By: Neeta Lal

A decision by the Missionaries of Charity, the Roman Catholic order founded by Mother Teresa, to shut down 13 of its 16 adoption services across India rather than adhere to new government rules that allow single parents to adopt has kicked off wider debate over the country’s adoption practices as a whole and the order’s in particular.    

Social activists fear that in the battle between the Catholic order and the Union Ministry of Women and Child Development ministry, which has argued that the agencies should stay open, the victims will be thousands of hapless destitute Indian children who will be denied the warmth and care of a good home. There are 20 million destitute children in India. According to the Central Adoption Resource Authority of India, only 0.04 percent of abandoned children in India are adopted through officially recognized agencies.

The “Guidelines Governing Adoption of Children, 2015” were issued by the Union Ministry of Women and Child Development in July, allowing single parents (separated, divorced, unwed mothers) eligible to adopt through online registration. “Any prospective adoptive parent, irrespective of his marital status and whether or not he has his own biological son or daughter, can adopt a child,” the guidelines state. 

The Missionaries of Charity has long been under fire for steering adoptions mostly to Catholic families. Despite being selected for sainthood shortly after she died in 1997, both Mother Teresa and the order she founded have come under considerable international criticism. She was sometimes accused of trying to convert the poor by stealth.  The late atheist writer Christopher Hitchens was so indignant that he wrote an entire book about her, titled “The Missionary Position: Mother Teresa in Theory and Practice” describing her organization as a cult that promoted suffering and didn’t help those in need.  Hitchens quoted her words on poverty in a 1981 press conference as proving her intention was not to help people. She was asked: “Do you teach the poor to endure their lot?” She replied: “I think it is very beautiful for the poor to accept their lot, to share it with the passion of Christ. I think the world is being much helped by the suffering of the poor people.”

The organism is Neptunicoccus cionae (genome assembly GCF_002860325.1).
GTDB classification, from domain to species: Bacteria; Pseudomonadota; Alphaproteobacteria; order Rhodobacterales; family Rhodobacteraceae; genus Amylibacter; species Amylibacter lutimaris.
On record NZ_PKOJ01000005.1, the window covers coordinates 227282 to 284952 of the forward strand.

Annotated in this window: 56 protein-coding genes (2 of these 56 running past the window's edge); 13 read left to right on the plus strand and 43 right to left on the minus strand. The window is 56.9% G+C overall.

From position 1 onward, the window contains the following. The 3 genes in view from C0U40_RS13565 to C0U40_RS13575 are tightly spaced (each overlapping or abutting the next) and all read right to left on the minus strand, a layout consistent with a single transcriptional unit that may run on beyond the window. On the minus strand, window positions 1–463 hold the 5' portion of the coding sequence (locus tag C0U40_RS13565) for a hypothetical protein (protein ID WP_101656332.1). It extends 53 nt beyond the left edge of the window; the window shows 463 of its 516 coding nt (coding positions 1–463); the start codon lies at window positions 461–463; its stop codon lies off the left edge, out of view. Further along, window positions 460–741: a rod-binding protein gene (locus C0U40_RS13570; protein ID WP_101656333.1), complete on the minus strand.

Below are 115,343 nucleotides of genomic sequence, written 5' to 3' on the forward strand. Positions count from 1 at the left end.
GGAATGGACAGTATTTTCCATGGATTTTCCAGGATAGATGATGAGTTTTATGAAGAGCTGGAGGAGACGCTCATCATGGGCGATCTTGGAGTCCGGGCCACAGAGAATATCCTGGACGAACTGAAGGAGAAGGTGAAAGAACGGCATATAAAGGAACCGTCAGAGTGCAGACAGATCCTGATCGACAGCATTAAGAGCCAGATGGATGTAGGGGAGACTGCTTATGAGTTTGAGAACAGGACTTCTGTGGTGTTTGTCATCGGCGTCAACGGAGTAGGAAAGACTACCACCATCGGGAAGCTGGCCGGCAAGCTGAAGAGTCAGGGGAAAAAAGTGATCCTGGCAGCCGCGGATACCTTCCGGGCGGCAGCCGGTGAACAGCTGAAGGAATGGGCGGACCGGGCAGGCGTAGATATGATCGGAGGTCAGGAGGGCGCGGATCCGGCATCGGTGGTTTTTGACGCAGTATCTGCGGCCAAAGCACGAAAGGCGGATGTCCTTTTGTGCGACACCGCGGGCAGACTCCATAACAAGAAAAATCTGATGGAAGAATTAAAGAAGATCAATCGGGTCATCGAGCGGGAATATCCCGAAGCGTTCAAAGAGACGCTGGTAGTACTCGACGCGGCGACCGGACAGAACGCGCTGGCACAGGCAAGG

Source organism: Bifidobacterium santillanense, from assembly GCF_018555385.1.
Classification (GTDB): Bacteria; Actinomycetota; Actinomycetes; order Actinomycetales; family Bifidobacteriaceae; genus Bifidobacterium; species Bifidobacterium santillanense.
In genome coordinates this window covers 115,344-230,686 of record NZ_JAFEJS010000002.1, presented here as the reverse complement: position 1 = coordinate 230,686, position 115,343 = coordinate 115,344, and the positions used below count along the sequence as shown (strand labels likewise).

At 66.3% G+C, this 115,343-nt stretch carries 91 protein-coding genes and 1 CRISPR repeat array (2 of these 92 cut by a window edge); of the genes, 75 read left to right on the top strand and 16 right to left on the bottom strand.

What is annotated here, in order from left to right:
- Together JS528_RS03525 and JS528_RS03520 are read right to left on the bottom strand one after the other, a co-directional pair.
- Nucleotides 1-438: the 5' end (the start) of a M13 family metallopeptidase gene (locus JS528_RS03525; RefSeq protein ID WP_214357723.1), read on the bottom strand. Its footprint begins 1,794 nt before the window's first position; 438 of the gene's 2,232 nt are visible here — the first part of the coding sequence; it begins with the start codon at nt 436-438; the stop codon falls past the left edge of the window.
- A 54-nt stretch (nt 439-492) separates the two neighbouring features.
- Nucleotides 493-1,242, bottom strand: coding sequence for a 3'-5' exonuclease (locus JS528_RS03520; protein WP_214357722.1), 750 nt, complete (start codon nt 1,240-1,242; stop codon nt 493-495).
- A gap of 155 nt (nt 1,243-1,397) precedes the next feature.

“The new guidelines hurt our conscience,” the nun in charge of the Missionaries’ home in North Delhi told local reporters. “They are certainly not for religious people like us. … What if the single parent who we give our baby [to] turns out to be gay or lesbian? What security or moral upbringing will these children get? Our rules only allow married couples to adopt.”

The adoption process is now online and centralized under the Central Adoption Resource Authority. It has also made it mandatory for all prospective parents to register with the national adoption agency. Previously, adoption agencies and homes across the country followed their own adoption rules which made it harder for some parents to adopt because there was no national monitoring mechanism.

Analysts acknowledge that the absence of national monitoring of adoption procedures – till the new tenets were formalized—sustained a thriving black market ecosystem for adoption, child trafficking and child abuse. Lack of specialized adoption resource centers in states only made things worse.

“The old rules also hampered scaling up adoptions. As a result, last year, CARA could place only 4,362 children for adoption,” said an official at Palna, New Delhi’s oldest state adoption center. For a country with nearly 700 districts, there are just 278 officially recognized adoption agencies including those closed by the Missionaries of Charity. 

The ministry’s target of 20,000 adoptions per year under the new norms will involve easing bureaucratic bottlenecks to adoptions, bringing more child care institutions under the CARA’s ambit, and curbing child trafficking.